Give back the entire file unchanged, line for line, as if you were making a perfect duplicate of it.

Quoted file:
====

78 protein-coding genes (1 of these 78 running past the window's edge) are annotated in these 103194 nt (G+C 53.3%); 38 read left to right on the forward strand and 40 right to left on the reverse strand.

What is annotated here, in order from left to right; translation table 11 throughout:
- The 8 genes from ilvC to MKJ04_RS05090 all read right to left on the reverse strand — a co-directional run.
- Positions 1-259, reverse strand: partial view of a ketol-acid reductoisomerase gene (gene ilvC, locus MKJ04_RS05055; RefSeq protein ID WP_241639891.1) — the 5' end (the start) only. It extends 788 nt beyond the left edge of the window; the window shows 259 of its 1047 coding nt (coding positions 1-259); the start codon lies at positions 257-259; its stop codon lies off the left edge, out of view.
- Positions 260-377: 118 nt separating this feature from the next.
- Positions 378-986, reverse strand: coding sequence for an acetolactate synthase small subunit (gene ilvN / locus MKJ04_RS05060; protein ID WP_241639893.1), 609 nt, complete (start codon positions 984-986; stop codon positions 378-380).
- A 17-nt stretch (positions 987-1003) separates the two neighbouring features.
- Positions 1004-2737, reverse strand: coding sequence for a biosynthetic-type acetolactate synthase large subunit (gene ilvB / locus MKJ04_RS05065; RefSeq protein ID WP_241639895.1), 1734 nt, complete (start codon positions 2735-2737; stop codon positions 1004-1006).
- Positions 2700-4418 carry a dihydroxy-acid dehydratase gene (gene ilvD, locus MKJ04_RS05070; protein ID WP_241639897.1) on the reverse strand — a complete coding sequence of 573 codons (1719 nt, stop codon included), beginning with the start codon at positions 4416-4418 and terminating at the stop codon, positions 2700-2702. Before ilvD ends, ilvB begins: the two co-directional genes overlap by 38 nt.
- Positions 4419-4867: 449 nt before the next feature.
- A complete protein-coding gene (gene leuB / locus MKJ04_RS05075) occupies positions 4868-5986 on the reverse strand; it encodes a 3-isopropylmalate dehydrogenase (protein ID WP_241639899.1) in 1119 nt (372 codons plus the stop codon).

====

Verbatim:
78 protein-coding genes (1 of these 78 running past the window's edge) are annotated in these 103194 nt (G+C 53.3%); 38 read left to right on the forward strand and 40 right to left on the reverse strand.

What is annotated here, in order from left to right; translation table 11 throughout:
- The 8 genes from ilvC to MKJ04_RS05090 all read right to left on the reverse strand — a co-directional run.
- Positions 1-259, reverse strand: partial view of a ketol-acid reductoisomerase gene (gene ilvC, locus MKJ04_RS05055; RefSeq protein ID WP_241639891.1) — the 5' end (the start) only. It extends 788 nt beyond the left edge of the window; the window shows 259 of its 1047 coding nt (coding positions 1-259); the start codon lies at positions 257-259; its stop codon lies off the left edge, out of view.
- Positions 260-377: 118 nt separating this feature from the next.
- Positions 378-986, reverse strand: coding sequence for an acetolactate synthase small subunit (gene ilvN / locus MKJ04_RS05060; protein ID WP_241639893.1), 609 nt, complete (start codon positions 984-986; stop codon positions 378-380).
- A 17-nt stretch (positions 987-1003) separates the two neighbouring features.
- Positions 1004-2737, reverse strand: coding sequence for a biosynthetic-type acetolactate synthase large subunit (gene ilvB / locus MKJ04_RS05065; RefSeq protein ID WP_241639895.1), 1734 nt, complete (start codon positions 2735-2737; stop codon positions 1004-1006).
- Positions 2700-4418 carry a dihydroxy-acid dehydratase gene (gene ilvD, locus MKJ04_RS05070; protein ID WP_241639897.1) on the reverse strand — a complete coding sequence of 573 codons (1719 nt, stop codon included), beginning with the start codon at positions 4416-4418 and terminating at the stop codon, positions 2700-2702. Before ilvD ends, ilvB begins: the two co-directional genes overlap by 38 nt.
- Positions 4419-4867: 449 nt before the next feature.
- A complete protein-coding gene (gene leuB / locus MKJ04_RS05075) occupies positions 4868-5986 on the reverse strand; it encodes a 3-isopropylmalate dehydrogenase (protein ID WP_241639899.1) in 1119 nt (372 codons plus the stop codon).